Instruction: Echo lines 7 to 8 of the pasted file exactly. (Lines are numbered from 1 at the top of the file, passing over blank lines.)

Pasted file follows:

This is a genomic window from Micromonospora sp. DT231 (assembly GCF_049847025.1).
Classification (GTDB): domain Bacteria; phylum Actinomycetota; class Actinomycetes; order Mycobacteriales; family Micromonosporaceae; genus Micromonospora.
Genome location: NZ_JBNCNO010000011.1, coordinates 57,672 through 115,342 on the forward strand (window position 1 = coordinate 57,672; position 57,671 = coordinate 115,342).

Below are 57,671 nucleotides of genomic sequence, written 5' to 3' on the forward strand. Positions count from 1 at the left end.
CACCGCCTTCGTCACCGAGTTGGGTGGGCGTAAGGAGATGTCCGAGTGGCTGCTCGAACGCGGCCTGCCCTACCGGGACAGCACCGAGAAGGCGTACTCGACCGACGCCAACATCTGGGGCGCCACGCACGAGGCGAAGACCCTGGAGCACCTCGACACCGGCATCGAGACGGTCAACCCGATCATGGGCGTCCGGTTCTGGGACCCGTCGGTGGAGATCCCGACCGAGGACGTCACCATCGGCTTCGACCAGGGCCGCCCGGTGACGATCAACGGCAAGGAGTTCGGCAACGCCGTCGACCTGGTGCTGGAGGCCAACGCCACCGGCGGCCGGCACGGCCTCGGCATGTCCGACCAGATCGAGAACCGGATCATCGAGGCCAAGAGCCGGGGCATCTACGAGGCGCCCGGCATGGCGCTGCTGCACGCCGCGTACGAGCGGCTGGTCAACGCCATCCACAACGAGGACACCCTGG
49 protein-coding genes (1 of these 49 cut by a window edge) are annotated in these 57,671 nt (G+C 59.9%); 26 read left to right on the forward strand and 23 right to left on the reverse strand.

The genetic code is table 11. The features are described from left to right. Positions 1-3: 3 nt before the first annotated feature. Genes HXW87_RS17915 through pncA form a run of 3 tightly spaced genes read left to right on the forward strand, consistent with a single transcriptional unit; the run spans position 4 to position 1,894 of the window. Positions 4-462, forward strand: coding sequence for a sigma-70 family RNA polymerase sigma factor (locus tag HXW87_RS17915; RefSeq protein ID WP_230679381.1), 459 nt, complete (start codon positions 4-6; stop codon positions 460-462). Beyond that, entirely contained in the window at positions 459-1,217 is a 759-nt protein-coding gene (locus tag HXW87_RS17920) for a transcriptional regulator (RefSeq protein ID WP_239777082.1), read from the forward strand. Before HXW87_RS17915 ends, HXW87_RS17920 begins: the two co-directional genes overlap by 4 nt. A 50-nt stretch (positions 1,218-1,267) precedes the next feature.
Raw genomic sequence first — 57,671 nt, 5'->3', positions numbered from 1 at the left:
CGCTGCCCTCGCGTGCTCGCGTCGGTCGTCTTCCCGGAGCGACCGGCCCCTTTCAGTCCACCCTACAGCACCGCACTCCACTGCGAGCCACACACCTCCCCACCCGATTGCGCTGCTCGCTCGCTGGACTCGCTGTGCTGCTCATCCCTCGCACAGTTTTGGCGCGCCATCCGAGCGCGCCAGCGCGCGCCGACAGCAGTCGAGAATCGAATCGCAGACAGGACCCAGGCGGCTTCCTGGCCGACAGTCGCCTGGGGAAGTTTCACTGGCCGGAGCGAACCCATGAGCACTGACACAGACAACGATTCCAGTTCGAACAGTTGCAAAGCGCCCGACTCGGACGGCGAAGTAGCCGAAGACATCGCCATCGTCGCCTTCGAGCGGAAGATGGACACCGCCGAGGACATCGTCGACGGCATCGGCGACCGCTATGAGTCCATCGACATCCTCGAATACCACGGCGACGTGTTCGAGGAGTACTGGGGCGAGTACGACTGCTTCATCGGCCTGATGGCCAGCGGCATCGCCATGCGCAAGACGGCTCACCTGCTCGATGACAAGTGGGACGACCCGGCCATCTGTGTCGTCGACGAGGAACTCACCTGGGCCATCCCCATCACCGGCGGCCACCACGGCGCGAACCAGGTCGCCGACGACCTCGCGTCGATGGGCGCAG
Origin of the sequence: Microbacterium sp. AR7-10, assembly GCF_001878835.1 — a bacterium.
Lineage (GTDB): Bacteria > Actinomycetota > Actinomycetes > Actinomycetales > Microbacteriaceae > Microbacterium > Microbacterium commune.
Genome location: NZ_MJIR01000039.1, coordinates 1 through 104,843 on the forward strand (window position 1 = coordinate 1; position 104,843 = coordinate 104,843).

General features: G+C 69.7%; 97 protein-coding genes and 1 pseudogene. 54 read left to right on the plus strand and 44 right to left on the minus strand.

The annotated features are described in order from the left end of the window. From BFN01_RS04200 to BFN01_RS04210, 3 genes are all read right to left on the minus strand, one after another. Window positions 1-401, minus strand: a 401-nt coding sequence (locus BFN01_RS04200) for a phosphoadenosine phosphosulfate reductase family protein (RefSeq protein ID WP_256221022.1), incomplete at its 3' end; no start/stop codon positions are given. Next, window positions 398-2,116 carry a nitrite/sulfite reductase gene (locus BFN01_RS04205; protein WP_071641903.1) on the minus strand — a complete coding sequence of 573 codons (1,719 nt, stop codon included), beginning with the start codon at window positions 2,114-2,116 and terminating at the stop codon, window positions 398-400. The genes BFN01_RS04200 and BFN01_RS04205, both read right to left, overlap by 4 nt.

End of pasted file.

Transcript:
The genetic code is table 11. The features are described from left to right. Positions 1-3: 3 nt before the first annotated feature. Genes HXW87_RS17915 through pncA form a run of 3 tightly spaced genes read left to right on the forward strand, consistent with a single transcriptional unit; the run spans position 4 to position 1,894 of the window. Positions 4-462, forward strand: coding sequence for a sigma-70 family RNA polymerase sigma factor (locus tag HXW87_RS17915; RefSeq protein ID WP_230679381.1), 459 nt, complete (start codon positions 4-6; stop codon positions 460-462). Beyond that, entirely contained in the window at positions 459-1,217 is a 759-nt protein-coding gene (locus tag HXW87_RS17920) for a transcriptional regulator (RefSeq protein ID WP_239777082.1), read from the forward strand. Before HXW87_RS17915 ends, HXW87_RS17920 begins: the two co-directional genes overlap by 4 nt. A 50-nt stretch (positions 1,218-1,267) precedes the next feature.
Raw genomic sequence first — 57,671 nt, 5'->3', positions numbered from 1 at the left: